The European Research Council (ERC) has awarded a Starting Grant to seven researchers from the University of Amsterdam (UvA). This individual grant, which is about 1.5 million euros for each project, offers talented young researchers the opportunity to set up their own research team and pursue groundbreaking ideas.
With its seven grants, almost a quarter of the total number of Starting Grants for Dutch researchers – 29 in total – will go to the UvA this year. A total of 325 researchers from across Europe received a Grant as part of the latest round of allocations. The total amount is 485 million euros.
While you are reading these words, something peculiar and little understood is unfolding. The electrochemical activity of billions of brain cells is generating a conscious experience of these words. But how? Questions about the origin of conscious experience has troubled philosophers and scientists for long a time. Van Gaal tries to understand this age-old question by administering specific pharmaceuticals to the brain while simultaneously measuring how this affects information processing between brain regions. His work may help to explain why we sometimes lose consciousness, for example when we fall asleep, enter a coma or when we are anesthetised.
Sponges, our oldest still living multicellular ancestors, function as an ‘engine’ that drives ecosystems like tropical coral reefs, but also within the deep, dark and icy waters of the deep sea. They efficiently soak up fuel and provide reef inhabitants with food. But how does this engine work? Are there different types of sponge engines? Which plants or animals provide the fuel and how do sponges drive the other reef organisms? In his search for answers to these questions, De Goeij will construct a completely new food web in which sponges – which have so far largely been neglected – are a key ecosystem player.
One of the most striking results in theoretical physics over the last twenty years has been the understanding of a holographic principle connecting the physics of quantum gravity in a d+1 dimensional negatively curved space-time to that of a theory without gravity in d dimensions. This result is incredibly important as gravity has been resisting a fully quantum-mechanical treatment for many years. The purpose of Hofman’s research is to extend the correspondence to more general geometric structures, opening new directions to apply the holographic principle to our own positively curved physical space-time.
Endogenous retroviral elements (EREs) are selfishly replicating DNA sequences which have accumulated in our genome over the course of primate evolution. EREs carry viral gene-regulatory properties which can influence how, where and when nearby genes are expressed. One important consequence of the continuing invasion of genomes by EREs is that gene-regulatory networks can become rewired, with new ERE insertions adding a new species-specific layer of gene control. Jacobs will investigate the impact of primate-specific ERE invasions on human neuronal gene-regulatory networks. In addition, he will explore whether impaired control of EREs can lead to dysregulation of genes associated with human neurological diseases, such as Alzheimer’s disease and Parkinson’s disease. Jacobs’ aim is to formulate a novel concept which explains how changes in the epigenetic landscape can uncover a dormant genetic predisposition to disease.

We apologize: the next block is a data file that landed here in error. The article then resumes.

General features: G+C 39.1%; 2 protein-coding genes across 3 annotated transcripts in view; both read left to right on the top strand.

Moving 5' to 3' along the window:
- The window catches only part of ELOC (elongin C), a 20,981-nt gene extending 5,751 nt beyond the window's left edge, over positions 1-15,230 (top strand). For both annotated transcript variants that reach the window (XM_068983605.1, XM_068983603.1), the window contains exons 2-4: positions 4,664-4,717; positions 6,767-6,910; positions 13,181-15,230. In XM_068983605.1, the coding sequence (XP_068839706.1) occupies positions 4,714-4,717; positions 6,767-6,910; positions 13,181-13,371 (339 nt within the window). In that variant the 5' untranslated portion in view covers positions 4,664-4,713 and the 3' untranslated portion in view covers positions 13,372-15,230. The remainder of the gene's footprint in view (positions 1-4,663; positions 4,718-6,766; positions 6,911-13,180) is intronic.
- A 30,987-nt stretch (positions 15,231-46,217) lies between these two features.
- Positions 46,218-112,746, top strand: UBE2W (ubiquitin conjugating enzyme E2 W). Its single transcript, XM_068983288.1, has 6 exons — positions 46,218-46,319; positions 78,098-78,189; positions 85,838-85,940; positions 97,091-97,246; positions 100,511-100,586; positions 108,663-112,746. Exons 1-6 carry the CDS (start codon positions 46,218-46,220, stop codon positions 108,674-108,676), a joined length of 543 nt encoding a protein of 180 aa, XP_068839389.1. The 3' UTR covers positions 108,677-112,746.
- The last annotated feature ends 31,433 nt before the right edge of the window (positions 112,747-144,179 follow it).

Massive binary stars, i.e. two stars that orbit around each other, are the focus of Selma De Mink’s research programme BinCosmos. Together with colleagues, she previously showed that close binary stars are much more common than scientists have thought. De Mink will assemble a team to investigate what the effects of this are on the many roles that massive stars play in our cosmic history. A key example is the effect on the production of elements in the cosmos, such as oxygen that allows us to breathe and calcium that gives our bones strength. She is also extremely interested in the variety of cosmic explosions that mark the deaths of massive stars, which astronomers are now starting to observe with robotic telescopes. Her ultimate goal is to improve our understanding of the types of massive binary stars that end their lives as binary black holes, which can – as was recently detected – become an extreme source of gravitational wave radiation.
Positive emotions are important for our physical and mental health, as well as our social relationships. Yet we have little scientific knowledge about them. For her Positive Emotions Project (PEP), Sauter will provide the first framework of a large set of positive emotions, based on a series of studies that examine both subjective and objective aspects of 17 positive emotions. These emotions, including gratitude, awe, amusement, compassion and relief, will be examined across cultures and across ages. Sauter will establish the causes of different positive emotions, how they are experienced and communicated, and the types of behaviour they trigger. The results will provide new ways of studying emotions, rich data, and a framework that may benefit researchers across many disciplines whose work builds on psychological theories of emotions.
At the heart of the multi-faceted enterprise of natural language semantics, lies a simple yet powerful conception of meaning: one understands a sentence if one knows under which circumstances it is true. This notion has been very fruitful, resulting in, among others, a wealth of practical applications in language technology. But to what extent can it also account for human linguistic behaviour? Jakub Szymanik will study this question by advancing a semantic theory founded on cognitive representations. More specifically, he will integrate formal models of quantifier meaning (like ‘some’, ‘all’ and ‘many’) with cognitive quantity representations, yielding a logical theory that is psychologically plausible.